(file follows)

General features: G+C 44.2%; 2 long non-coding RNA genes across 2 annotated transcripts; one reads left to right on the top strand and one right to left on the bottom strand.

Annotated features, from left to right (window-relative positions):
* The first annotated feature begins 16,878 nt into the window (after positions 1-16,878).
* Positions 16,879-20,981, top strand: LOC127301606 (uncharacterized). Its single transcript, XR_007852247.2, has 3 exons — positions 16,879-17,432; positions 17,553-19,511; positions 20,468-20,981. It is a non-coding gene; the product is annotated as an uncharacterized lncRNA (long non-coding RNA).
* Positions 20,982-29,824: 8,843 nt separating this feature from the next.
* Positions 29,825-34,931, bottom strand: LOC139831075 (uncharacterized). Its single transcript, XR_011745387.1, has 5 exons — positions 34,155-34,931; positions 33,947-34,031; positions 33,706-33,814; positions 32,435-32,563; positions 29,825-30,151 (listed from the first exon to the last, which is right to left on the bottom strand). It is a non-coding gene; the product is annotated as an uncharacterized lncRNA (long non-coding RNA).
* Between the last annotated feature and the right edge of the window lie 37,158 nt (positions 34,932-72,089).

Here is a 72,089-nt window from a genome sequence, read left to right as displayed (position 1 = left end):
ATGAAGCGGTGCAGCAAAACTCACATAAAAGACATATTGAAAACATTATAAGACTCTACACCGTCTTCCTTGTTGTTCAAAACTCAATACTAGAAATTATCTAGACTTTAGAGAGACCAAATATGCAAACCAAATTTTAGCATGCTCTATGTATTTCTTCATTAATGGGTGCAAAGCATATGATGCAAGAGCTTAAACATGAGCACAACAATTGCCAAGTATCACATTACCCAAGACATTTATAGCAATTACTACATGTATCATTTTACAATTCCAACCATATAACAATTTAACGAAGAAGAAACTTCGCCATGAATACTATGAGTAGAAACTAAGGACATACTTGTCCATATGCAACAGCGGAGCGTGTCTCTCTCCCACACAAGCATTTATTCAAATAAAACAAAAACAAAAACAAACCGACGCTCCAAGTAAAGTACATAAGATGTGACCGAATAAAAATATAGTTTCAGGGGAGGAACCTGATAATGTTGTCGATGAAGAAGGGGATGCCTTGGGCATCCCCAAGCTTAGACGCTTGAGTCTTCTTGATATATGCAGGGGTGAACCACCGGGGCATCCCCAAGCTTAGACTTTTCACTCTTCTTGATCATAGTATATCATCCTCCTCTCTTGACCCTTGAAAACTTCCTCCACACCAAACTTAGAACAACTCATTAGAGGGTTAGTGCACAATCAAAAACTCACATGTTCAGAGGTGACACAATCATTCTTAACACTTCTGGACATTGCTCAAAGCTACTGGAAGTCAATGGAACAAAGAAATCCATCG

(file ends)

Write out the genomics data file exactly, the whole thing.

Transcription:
General features: G+C 44.2%; 2 long non-coding RNA genes across 2 annotated transcripts; one reads left to right on the top strand and one right to left on the bottom strand.

Annotated features, from left to right (window-relative positions):
* The first annotated feature begins 16,878 nt into the window (after positions 1-16,878).
* Positions 16,879-20,981, top strand: LOC127301606 (uncharacterized). Its single transcript, XR_007852247.2, has 3 exons — positions 16,879-17,432; positions 17,553-19,511; positions 20,468-20,981. It is a non-coding gene; the product is annotated as an uncharacterized lncRNA (long non-coding RNA).
* Positions 20,982-29,824: 8,843 nt separating this feature from the next.
* Positions 29,825-34,931, bottom strand: LOC139831075 (uncharacterized). Its single transcript, XR_011745387.1, has 5 exons — positions 34,155-34,931; positions 33,947-34,031; positions 33,706-33,814; positions 32,435-32,563; positions 29,825-30,151 (listed from the first exon to the last, which is right to left on the bottom strand). It is a non-coding gene; the product is annotated as an uncharacterized lncRNA (long non-coding RNA).
* Between the last annotated feature and the right edge of the window lie 37,158 nt (positions 34,932-72,089).

Here is a 72,089-nt window from a genome sequence, read left to right as displayed (position 1 = left end):
ATGAAGCGGTGCAGCAAAACTCACATAAAAGACATATTGAAAACATTATAAGACTCTACACCGTCTTCCTTGTTGTTCAAAACTCAATACTAGAAATTATCTAGACTTTAGAGAGACCAAATATGCAAACCAAATTTTAGCATGCTCTATGTATTTCTTCATTAATGGGTGCAAAGCATATGATGCAAGAGCTTAAACATGAGCACAACAATTGCCAAGTATCACATTACCCAAGACATTTATAGCAATTACTACATGTATCATTTTACAATTCCAACCATATAACAATTTAACGAAGAAGAAACTTCGCCATGAATACTATGAGTAGAAACTAAGGACATACTTGTCCATATGCAACAGCGGAGCGTGTCTCTCTCCCACACAAGCATTTATTCAAATAAAACAAAAACAAAAACAAACCGACGCTCCAAGTAAAGTACATAAGATGTGACCGAATAAAAATATAGTTTCAGGGGAGGAACCTGATAATGTTGTCGATGAAGAAGGGGATGCCTTGGGCATCCCCAAGCTTAGACGCTTGAGTCTTCTTGATATATGCAGGGGTGAACCACCGGGGCATCCCCAAGCTTAGACTTTTCACTCTTCTTGATCATAGTATATCATCCTCCTCTCTTGACCCTTGAAAACTTCCTCCACACCAAACTTAGAACAACTCATTAGAGGGTTAGTGCACAATCAAAAACTCACATGTTCAGAGGTGACACAATCATTCTTAACACTTCTGGACATTGCTCAAAGCTACTGGAAGTCAATGGAACAAAGAAATCCATCG